08/01/20What Respite Care Means And Who Can Benefit From It
Everybody needs a break at some point, whether it’s a holiday, a brief getaway or just a few hours to yourself. However, if you are a primary carer and need a break, who takes responsibility for the person you care for?
Respite care enables primary caregivers the opportunity to have a break by arranging for others to do the caring for them.
This page provides information about respite care, including what it is, how to get it and who’s entitled to financial support from local authorities. The information relates to UK laws and regulations, however, these may vary in Scotland, Northern Ireland and Wales so please check.
What is respite care?
Respite care is an umbrella term used for any care type that is used as a replacement when a primary carer is not available to care for an individual. Care UK defines it as:
- “Respite breaks are an opportunity for carers to take a holiday or simply spend some time looking after their own needs, safe in the knowledge that their loved one is receiving the very best care. And respite care can be a valuable break for older people too – it’s a chance to meet new people, enjoy a change of scenery and try out some new activities and experiences.”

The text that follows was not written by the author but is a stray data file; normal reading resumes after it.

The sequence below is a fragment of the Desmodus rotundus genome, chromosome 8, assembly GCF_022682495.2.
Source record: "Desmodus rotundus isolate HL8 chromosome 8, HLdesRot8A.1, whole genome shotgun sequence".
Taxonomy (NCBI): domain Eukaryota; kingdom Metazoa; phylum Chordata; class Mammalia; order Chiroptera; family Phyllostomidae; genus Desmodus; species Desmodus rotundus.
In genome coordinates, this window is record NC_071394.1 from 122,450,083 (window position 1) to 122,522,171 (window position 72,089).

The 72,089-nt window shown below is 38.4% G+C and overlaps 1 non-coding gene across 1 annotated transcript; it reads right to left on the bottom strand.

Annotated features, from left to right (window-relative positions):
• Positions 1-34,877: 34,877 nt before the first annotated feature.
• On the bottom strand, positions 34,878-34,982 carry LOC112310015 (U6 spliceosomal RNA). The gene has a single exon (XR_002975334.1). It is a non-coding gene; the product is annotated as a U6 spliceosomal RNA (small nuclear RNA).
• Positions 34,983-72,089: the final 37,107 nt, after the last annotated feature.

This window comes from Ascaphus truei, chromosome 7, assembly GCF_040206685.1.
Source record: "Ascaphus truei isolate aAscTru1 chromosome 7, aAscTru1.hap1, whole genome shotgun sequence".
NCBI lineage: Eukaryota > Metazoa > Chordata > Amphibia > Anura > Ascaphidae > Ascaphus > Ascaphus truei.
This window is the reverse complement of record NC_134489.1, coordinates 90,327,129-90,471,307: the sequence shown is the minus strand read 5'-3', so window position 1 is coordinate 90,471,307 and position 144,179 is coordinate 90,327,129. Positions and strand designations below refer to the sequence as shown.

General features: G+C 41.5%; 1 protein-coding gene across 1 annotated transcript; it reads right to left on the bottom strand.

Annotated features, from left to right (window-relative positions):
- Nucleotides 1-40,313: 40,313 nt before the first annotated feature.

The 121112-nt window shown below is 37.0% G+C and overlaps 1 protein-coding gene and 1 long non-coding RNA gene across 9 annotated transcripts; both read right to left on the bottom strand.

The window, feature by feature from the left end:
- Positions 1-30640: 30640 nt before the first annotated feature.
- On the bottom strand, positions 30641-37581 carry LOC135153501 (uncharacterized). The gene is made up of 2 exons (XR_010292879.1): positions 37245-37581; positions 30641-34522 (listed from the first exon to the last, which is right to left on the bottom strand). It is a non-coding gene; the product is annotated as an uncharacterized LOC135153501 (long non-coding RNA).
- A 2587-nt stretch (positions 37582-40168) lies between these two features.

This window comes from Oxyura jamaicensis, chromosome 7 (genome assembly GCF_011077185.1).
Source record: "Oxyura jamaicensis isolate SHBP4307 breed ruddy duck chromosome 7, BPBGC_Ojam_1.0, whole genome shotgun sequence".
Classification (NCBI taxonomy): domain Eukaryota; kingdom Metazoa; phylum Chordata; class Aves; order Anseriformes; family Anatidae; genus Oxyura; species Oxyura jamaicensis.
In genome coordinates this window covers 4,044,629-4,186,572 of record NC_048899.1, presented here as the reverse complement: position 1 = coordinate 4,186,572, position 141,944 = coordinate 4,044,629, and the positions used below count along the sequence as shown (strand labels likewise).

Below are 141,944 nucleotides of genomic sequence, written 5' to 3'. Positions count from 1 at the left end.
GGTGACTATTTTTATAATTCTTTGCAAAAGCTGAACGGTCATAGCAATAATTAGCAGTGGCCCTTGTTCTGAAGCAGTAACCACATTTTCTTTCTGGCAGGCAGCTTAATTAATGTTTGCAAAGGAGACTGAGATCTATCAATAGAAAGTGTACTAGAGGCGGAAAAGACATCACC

There is no limit to how much an individual can receive, it can last anywhere from a few hours to a few weeks or even months, as long as it is arranged and agreed with all the relevant parties.
What are the different types of respite care?
There are many different kinds, the type chosen should ultimately depend on which service will meet the specific needs of the individual in need of care. The following list includes some but not all of the different types of respite care services available:
- Respite Day Centres
Respite day centres provide individuals with activities, social interactions, meals and much more. It is always a good idea to visit the day centre before the respite period begins, to ensure members of staff get the opportunity to know the individual and for the primary caregiver to be confident that this day centre is the right environment for the individual.
Some day centres provide accommodation and additional services including respite day centres specifically for younger individuals and particular health care needs eg. dementia that might require additional attention.
- Residential Care Homes
Care homes are another option to consider. There are many different kinds of care homes, many with their own specific area of expertise, for example, nursing homes and dementia care homes. Many also offer respite care services in their residential setting where the person receiving care can meet and engage with others during their stay. However, getting respite space at short notice can be difficult but some care homes do accept advance bookings which can help you to plan ahead, for example, if you want to book a holiday.
- Care At Home